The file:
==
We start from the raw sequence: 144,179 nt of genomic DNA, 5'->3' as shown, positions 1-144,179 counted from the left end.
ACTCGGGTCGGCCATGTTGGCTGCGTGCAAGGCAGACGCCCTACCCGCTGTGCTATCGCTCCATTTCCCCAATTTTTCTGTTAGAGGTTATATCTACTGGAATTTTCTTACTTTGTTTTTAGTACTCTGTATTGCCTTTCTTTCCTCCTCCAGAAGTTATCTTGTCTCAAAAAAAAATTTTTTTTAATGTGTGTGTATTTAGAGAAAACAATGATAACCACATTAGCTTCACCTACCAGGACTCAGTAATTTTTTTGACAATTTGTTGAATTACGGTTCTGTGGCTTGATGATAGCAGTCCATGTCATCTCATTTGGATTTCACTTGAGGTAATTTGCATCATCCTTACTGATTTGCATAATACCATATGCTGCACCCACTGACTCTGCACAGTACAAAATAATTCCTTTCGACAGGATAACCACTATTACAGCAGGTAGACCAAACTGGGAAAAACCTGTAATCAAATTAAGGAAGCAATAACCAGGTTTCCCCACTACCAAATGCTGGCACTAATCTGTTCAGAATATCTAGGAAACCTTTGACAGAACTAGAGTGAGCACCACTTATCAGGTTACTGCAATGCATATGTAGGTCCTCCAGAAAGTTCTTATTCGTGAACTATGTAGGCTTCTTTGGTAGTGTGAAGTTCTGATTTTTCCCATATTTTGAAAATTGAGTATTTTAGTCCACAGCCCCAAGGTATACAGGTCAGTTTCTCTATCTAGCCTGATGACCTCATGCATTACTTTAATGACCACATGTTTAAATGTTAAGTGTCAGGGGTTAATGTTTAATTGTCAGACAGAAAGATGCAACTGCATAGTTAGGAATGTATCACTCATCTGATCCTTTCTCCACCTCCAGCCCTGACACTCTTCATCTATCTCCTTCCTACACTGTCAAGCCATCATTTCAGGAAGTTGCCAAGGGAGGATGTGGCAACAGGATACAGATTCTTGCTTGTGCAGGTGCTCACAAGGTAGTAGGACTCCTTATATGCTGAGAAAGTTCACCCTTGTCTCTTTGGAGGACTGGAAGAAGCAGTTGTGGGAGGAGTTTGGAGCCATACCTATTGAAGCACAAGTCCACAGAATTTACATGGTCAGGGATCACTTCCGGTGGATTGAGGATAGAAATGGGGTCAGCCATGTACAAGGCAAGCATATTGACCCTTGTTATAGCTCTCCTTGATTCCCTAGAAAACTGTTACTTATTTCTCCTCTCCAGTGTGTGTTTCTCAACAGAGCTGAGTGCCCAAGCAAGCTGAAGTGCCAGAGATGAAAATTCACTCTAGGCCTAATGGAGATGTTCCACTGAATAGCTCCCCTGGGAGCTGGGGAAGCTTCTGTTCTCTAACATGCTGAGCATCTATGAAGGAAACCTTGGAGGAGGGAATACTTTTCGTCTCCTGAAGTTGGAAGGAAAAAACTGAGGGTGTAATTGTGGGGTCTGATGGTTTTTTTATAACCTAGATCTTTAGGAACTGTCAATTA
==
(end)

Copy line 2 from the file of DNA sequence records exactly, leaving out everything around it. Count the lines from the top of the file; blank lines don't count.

ACTCGGGTCGGCCATGTTGGCTGCGTGCAAGGCAGACGCCCTACCCGCTGTGCTATCGCTCCATTTCCCCAATTTTTCTGTTAGAGGTTATATCTACTGGAATTTTCTTACTTTGTTTTTAGTACTCTGTATTGCCTTTCTTTCCTCCTCCAGAAGTTATCTTGTCTCAAAAAAAAATTTTTTTTAATGTGTGTGTATTTAGAGAAAACAATGATAACCACATTAGCTTCACCTACCAGGACTCAGTAATTTTTTTGACAATTTGTTGAATTACGGTTCTGTGGCTTGATGATAGCAGTCCATGTCATCTCATTTGGATTTCACTTGAGGTAATTTGCATCATCCTTACTGATTTGCATAATACCATATGCTGCACCCACTGACTCTGCACAGTACAAAATAATTCCTTTCGACAGGATAACCACTATTACAGCAGGTAGACCAAACTGGGAAAAACCTGTAATCAAATTAAGGAAGCAATAACCAGGTTTCCCCACTACCAAATGCTGGCACTAATCTGTTCAGAATATCTAGGAAACCTTTGACAGAACTAGAGTGAGCACCACTTATCAGGTTACTGCAATGCATATGTAGGTCCTCCAGAAAGTTCTTATTCGTGAACTATGTAGGCTTCTTTGGTAGTGTGAAGTTCTGATTTTTCCCATATTTTGAAAATTGAGTATTTTAGTCCACAGCCCCAAGGTATACAGGTCAGTTTCTCTATCTAGCCTGATGACCTCATGCATTACTTTAATGACCACATGTTTAAATGTTAAGTGTCAGGGGTTAATGTTTAATTGTCAGACAGAAAGATGCAACTGCATAGTTAGGAATGTATCACTCATCTGATCCTTTCTCCACCTCCAGCCCTGACACTCTTCATCTATCTCCTTCCTACACTGTCAAGCCATCATTTCAGGAAGTTGCCAAGGGAGGATGTGGCAACAGGATACAGATTCTTGCTTGTGCAGGTGCTCACAAGGTAGTAGGACTCCTTATATGCTGAGAAAGTTCACCCTTGTCTCTTTGGAGGACTGGAAGAAGCAGTTGTGGGAGGAGTTTGGAGCCATACCTATTGAAGCACAAGTCCACAGAATTTACATGGTCAGGGATCACTTCCGGTGGATTGAGGATAGAAATGGGGTCAGCCATGTACAAGGCAAGCATATTGACCCTTGTTATAGCTCTCCTTGATTCCCTAGAAAACTGTTACTTATTTCTCCTCTCCAGTGTGTGTTTCTCAACAGAGCTGAGTGCCCAAGCAAGCTGAAGTGCCAGAGATGAAAATTCACTCTAGGCCTAATGGAGATGTTCCACTGAATAGCTCCCCTGGGAGCTGGGGAAGCTTCTGTTCTCTAACATGCTGAGCATCTATGAAGGAAACCTTGGAGGAGGGAATACTTTTCGTCTCCTGAAGTTGGAAGGAAAAAACTGAGGGTGTAATTGTGGGGTCTGATGGTTTTTTTATAACCTAGATCTTTAGGAACTGTCAATTA